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ERIC Number: ED566787
Record Type: Non-Journal
Publication Date: 2016
Pages: 149
Abstractor: As Provided
Reference Count: N/A
ISBN: 978-1-3394-8322-1
Educators' Perceptions of Teaching Grade-Level Content to Students with Intellectual Disabilities
Carlson, Christina V.
ProQuest LLC, Ph.D. Dissertation, Capella University
The purpose of this study was to address a gap in the research literature by describing the perceptions of Special Education teachers of students with intellectual disabilities (ID), regarding the paradigm shift required in their teaching practices as they strove to implement current educational reform legislation. Knowledge of the lived experiences and perceptions of those who were at "the point of the spear" in education reform was needed to: 1) support teachers in meeting federal and state mandates for school accountability; 2) identify possible barriers to implementing current legislation; and, 3) consider possible changes needed in policies and/or practices. Additionally, administering alternate assessments (AA) to students with ID to determine individual students' academic progress and performance in meeting state standards was examined through teachers' perceptions of their experiences with this process. Phenomenography served as the theoretical framework for the analysis of the data of this qualitative study. Ten teachers were recruited to participate in this study using a purposeful maximum variation sampling strategy. Each participant was interviewed using semi-structured interview questions that encouraged participants to reflect on their perceptions, feelings and experiences regarding implementing current educational reform legislation. The participants' interviews were audio tape-recorded, transcribed verbatim, and edited to remove any irrelevant or identifying information. The voices of the teacher participants captured in the transcribed interviews were analyzed following Ference Martin's (1984) phenomenographic methods to develop an "outcome space," of five qualitatively different but related ways, or Categories of Description (CoD), of teaching and testing students with ID. The outcome space netted a variety of both positive and negative lived experiences reported by the teacher participants. Positive outcomes included voices revealing job satisfaction, professional pride, care for students, enthusiasm for teaching, optimism and joy regarding student progress, high interest and confidence in collaborating with therapeutic service providers and parents, and commitment to meeting whatever challenges their students with ID presented. Negative outcomes included voices indicating fear of failure, frustration, anger, defiance, resentment, lack of buy-in to educational reform mandates, and, simply giving up. Implications for school districts, policy makers, principles, higher education for Special Education, and future research were discussed. [The dissertation citations contained here are published with the permission of ProQuest LLC. Further reproduction is prohibited without permission. Copies of dissertations may be obtained by Telephone (800) 1-800-521-0600. Web page:]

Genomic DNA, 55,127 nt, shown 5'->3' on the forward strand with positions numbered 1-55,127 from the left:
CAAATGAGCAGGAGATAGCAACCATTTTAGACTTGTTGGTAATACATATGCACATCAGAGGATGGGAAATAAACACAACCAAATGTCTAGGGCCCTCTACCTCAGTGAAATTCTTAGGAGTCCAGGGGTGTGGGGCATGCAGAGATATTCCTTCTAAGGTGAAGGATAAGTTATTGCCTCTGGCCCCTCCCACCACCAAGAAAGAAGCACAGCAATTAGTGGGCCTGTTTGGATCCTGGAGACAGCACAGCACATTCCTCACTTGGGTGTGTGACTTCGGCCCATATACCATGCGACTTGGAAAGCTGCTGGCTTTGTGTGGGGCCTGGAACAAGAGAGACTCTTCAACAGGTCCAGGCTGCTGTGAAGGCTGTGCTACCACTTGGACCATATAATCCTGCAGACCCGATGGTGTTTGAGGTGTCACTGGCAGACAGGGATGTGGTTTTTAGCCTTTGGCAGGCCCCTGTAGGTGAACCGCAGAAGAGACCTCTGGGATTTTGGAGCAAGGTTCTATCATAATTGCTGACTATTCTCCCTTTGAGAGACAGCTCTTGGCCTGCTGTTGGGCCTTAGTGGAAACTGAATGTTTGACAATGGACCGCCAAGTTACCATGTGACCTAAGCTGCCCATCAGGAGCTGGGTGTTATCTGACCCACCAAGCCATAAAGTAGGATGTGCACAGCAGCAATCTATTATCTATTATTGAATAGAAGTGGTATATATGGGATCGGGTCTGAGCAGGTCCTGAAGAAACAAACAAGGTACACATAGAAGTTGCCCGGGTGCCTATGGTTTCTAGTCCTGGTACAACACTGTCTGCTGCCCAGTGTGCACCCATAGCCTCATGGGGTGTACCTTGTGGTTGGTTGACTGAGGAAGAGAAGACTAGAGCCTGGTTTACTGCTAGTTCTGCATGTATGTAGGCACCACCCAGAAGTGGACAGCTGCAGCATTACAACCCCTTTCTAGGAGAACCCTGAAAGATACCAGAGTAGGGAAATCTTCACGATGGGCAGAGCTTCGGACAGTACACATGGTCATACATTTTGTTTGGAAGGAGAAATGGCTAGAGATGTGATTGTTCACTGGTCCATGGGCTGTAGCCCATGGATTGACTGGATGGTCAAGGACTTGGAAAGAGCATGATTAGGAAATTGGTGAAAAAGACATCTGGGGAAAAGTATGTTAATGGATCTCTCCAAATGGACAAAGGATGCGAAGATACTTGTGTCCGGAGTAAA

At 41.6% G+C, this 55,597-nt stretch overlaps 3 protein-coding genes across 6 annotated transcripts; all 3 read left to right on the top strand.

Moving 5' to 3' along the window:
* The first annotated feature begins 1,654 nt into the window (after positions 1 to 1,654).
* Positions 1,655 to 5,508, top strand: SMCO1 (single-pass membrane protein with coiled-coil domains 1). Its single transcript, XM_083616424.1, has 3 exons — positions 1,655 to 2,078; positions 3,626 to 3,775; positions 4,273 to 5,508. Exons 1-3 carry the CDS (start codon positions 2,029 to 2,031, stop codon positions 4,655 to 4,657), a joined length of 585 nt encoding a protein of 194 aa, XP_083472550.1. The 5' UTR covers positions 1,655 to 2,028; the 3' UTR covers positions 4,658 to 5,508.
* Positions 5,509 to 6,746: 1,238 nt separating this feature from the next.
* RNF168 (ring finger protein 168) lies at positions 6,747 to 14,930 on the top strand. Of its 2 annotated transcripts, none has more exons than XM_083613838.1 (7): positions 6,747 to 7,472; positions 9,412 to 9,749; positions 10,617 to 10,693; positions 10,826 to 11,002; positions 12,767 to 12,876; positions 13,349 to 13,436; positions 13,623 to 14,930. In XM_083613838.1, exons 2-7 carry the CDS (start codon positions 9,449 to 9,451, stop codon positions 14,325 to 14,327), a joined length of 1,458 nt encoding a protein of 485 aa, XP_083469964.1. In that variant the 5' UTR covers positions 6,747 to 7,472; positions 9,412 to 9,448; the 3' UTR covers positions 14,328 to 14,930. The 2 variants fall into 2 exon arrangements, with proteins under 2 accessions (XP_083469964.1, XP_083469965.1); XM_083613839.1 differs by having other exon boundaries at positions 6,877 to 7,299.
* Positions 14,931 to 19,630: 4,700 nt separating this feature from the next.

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Publication Type: Dissertations/Theses - Doctoral Dissertations
Education Level: N/A
Audience: N/A
Language: English
Sponsor: N/A
Authoring Institution: N/A